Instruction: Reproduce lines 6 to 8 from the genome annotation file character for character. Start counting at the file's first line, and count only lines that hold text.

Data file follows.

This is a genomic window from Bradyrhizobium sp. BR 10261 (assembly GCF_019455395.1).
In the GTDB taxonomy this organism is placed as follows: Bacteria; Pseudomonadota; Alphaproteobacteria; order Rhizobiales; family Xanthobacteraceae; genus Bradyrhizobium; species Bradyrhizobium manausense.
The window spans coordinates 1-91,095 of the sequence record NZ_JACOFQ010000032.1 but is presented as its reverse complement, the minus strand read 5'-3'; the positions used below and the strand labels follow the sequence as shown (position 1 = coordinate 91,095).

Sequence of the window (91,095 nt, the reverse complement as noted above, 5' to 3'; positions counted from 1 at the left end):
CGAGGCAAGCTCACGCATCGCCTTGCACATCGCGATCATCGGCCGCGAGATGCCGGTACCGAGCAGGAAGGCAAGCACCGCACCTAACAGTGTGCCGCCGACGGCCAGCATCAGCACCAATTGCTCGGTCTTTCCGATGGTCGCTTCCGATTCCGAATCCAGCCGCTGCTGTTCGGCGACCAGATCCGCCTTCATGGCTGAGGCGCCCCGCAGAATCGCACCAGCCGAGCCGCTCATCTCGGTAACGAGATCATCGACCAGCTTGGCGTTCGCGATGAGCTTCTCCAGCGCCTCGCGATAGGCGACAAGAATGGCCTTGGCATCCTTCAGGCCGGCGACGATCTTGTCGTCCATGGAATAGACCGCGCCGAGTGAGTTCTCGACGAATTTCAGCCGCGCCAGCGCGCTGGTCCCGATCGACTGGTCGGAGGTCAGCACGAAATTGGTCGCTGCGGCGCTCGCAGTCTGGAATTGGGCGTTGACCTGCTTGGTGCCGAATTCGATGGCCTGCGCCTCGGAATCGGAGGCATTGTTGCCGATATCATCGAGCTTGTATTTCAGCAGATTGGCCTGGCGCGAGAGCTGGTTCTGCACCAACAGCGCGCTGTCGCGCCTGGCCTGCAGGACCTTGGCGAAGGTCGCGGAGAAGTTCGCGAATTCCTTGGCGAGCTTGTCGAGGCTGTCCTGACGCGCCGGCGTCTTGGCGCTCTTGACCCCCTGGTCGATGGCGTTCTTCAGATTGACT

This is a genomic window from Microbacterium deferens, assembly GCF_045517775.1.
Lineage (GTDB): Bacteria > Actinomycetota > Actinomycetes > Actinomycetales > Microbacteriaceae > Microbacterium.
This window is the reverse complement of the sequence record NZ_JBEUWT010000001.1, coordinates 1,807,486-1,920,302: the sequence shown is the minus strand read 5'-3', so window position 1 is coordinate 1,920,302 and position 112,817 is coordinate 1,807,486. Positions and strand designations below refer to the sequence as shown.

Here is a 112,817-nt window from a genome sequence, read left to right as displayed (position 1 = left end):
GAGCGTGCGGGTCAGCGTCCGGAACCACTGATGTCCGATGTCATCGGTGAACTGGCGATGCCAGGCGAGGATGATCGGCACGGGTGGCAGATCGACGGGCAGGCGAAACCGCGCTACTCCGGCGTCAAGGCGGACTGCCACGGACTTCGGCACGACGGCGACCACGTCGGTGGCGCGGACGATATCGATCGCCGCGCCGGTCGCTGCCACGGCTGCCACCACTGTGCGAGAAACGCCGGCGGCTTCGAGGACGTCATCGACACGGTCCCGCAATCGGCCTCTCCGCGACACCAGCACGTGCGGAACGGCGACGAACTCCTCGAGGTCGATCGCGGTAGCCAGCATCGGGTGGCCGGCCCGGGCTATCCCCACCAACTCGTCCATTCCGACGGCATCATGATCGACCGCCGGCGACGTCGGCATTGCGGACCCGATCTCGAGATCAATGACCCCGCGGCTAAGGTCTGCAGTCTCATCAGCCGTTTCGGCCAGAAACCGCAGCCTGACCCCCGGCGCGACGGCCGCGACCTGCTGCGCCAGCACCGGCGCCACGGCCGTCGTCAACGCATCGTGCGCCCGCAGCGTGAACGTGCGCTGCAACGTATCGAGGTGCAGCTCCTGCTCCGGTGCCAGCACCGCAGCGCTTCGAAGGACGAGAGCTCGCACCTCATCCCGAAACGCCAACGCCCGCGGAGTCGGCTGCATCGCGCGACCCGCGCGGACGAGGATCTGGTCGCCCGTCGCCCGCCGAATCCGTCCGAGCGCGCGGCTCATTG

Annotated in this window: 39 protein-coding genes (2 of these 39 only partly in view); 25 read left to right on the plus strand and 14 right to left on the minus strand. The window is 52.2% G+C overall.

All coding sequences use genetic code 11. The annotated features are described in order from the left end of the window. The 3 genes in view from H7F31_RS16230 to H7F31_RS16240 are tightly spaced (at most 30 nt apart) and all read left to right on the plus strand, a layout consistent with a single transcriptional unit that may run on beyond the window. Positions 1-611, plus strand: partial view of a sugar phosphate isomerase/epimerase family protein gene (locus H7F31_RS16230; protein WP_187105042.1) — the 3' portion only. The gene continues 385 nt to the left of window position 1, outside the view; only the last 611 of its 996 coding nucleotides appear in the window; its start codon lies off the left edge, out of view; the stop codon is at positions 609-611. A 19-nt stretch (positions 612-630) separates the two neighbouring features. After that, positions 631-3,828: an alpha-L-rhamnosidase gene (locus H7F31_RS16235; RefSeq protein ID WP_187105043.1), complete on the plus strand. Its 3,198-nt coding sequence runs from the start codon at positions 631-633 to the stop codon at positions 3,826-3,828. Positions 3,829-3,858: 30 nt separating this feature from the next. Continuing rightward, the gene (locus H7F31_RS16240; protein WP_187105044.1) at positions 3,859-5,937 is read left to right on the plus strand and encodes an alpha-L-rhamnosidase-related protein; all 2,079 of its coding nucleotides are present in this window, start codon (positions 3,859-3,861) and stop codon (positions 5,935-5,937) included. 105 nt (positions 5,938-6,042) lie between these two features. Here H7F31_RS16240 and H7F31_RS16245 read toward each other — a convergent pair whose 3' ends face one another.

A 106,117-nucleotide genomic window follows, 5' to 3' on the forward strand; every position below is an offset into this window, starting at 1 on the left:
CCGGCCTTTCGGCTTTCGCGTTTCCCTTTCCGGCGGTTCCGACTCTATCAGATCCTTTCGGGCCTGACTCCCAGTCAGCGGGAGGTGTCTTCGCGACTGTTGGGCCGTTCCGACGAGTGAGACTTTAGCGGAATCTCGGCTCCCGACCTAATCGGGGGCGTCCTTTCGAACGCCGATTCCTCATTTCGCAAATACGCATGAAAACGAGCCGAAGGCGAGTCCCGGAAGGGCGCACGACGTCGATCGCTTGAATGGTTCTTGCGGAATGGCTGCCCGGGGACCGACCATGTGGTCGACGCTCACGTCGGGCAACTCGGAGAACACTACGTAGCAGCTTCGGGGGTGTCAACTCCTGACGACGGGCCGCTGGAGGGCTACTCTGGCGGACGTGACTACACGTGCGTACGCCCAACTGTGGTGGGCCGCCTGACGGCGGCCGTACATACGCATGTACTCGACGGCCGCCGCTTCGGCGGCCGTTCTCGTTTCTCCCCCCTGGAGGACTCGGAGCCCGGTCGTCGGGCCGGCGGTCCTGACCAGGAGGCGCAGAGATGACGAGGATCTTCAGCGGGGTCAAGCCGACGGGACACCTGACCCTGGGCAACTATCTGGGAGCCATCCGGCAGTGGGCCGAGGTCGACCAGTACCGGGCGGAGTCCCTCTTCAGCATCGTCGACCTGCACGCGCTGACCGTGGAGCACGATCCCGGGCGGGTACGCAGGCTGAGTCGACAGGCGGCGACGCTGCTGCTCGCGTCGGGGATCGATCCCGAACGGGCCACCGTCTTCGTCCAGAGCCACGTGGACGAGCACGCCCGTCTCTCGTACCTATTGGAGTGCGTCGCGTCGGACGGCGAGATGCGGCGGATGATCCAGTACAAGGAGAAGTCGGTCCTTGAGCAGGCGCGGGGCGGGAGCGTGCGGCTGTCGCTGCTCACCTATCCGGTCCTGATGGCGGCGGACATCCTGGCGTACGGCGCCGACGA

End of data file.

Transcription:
This is a genomic window from Microbacterium deferens, assembly GCF_045517775.1.
Lineage (GTDB): Bacteria > Actinomycetota > Actinomycetes > Actinomycetales > Microbacteriaceae > Microbacterium.
This window is the reverse complement of the sequence record NZ_JBEUWT010000001.1, coordinates 1,807,486-1,920,302: the sequence shown is the minus strand read 5'-3', so window position 1 is coordinate 1,920,302 and position 112,817 is coordinate 1,807,486. Positions and strand designations below refer to the sequence as shown.